Colorado: Accused Dark Knight Killer Flashed by Traffic Cam Short-yellow red light camera trap in Aurora, Colorado ensnares suspected mass murderer.
James Holmes, the man standing trial for a July 20 killing spree, had been flashed by a red light camera headed in the direction of the Aurora, Colorado movie theater just ten days before the attack. Holmes was taken into custody after twelve movie-goers were murdered and fifty-eight injured at the midnight premiere of The Dark Knight Rises. Police responding to the murder scene impounded Holmes' white 2000 Hyundai Tiburon which was found in the Century 16 theater parking lot.
The same car was photographed at noon on July 10 turning left from East Mississippi Avenue onto South Abilene Street, headed north about a mile and a half from the theater. Holmes was in custody before the ticket was mailed, and it is not known whether he ever saw the tell-tale flash in his rear-view mirror.
As can be seen from the video of the violation taken by Xerox (formerly Affiliated Computer Services), Holmes was just a few feet from the crosswalk when the light changed from yellow to red and the camera flashed. The yellow warning signal lasted just 2.9 seconds -- below the federal minimum requirement established by the Federal Highway Administration (FHWA) in the Manual on Uniform Traffic Control Devices (MUTCD).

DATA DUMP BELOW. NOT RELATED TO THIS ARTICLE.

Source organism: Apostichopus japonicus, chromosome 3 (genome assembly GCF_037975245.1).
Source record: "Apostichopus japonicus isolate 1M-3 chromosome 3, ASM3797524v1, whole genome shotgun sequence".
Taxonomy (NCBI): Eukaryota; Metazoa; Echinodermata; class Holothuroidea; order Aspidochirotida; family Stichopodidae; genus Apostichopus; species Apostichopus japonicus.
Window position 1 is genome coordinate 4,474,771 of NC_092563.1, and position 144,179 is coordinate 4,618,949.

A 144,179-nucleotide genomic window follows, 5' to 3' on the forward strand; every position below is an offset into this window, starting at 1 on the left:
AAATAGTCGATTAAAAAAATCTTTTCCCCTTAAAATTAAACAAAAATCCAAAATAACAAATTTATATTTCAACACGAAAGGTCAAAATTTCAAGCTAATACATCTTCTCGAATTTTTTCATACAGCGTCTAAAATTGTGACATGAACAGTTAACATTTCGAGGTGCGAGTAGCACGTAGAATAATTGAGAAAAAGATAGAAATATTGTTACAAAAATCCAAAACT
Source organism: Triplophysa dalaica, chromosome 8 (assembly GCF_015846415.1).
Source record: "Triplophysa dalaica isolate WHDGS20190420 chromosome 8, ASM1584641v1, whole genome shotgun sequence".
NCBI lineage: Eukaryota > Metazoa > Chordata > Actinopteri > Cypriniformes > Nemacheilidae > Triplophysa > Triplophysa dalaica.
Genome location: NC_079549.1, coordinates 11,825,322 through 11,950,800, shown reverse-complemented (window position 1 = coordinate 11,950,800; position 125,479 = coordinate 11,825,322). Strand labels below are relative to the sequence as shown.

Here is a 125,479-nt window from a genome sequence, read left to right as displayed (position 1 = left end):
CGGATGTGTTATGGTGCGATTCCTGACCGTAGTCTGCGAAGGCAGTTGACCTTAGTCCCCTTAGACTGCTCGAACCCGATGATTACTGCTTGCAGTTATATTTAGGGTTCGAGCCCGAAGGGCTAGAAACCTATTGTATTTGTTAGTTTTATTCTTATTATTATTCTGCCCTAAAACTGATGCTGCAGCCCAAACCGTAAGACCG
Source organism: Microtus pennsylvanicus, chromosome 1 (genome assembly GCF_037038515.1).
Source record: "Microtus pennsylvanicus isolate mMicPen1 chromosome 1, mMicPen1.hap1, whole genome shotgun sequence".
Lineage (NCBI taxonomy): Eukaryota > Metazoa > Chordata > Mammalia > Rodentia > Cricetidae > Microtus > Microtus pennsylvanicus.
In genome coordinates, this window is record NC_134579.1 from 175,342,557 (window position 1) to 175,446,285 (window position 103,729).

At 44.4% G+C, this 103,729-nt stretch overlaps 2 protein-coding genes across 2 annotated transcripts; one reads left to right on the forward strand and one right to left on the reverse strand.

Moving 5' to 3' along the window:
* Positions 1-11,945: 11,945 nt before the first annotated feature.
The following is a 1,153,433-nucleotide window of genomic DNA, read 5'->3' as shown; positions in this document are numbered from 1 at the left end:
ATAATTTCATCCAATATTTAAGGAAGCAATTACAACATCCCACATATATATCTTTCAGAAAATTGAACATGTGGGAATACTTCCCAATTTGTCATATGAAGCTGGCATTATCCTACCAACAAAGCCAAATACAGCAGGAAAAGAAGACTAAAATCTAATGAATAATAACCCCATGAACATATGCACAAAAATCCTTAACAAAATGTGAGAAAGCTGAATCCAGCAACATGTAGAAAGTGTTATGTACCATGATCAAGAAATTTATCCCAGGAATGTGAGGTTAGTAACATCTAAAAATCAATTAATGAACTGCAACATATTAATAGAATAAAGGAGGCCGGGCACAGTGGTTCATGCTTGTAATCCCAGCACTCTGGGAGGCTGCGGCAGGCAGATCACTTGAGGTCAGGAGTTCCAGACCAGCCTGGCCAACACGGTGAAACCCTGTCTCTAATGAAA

"MUTCD (Section 4D.10) provides guidance regarding the duration of yellow change interval," FHWA's 2009 issue brief on Engineering Countermeasures to Reduce Red-Light Running explained. "It indicates that the duration of the yellow change interval should be approximately 3 to 6 seconds, with longer intervals reserved for high-speed approaches. The MUTCD does not provide guidance regarding the calculation of clearance interval durations other than to provide ranges of acceptable values... Using a yellow change interval length less than 3 seconds may violate driver expectancy and result in frequent entry on red indications. If the interval is too short, rear-end crashes may result."
In Baltimore, Maryland, District Judge Keith E. Mathews argued the MUTCD standards must be followed for safety reasons. In a scathing report to then-Mayor (now Governor) Martin O'Malley, Mathews "highly recommended" the signal timing be corrected.
"Most alarming are instances when the inconsistent yellow light times have been less than the 3 second federal minimum," Judge Mathews wrote. "Nearly 10 percent of the 181 citations surveyed had a yellow light prior to the red light of 2.9 seconds. This is inconsistent with federal standards and presents a grave danger to Baltimore city drivers."
Internal company documents obtained from a 2001 trial in San Diego, California show the vendor now operating as Xerox-ACS deliberately targeted intersections with excessively short yellow signal timing for the installation of red light cameras (view documents).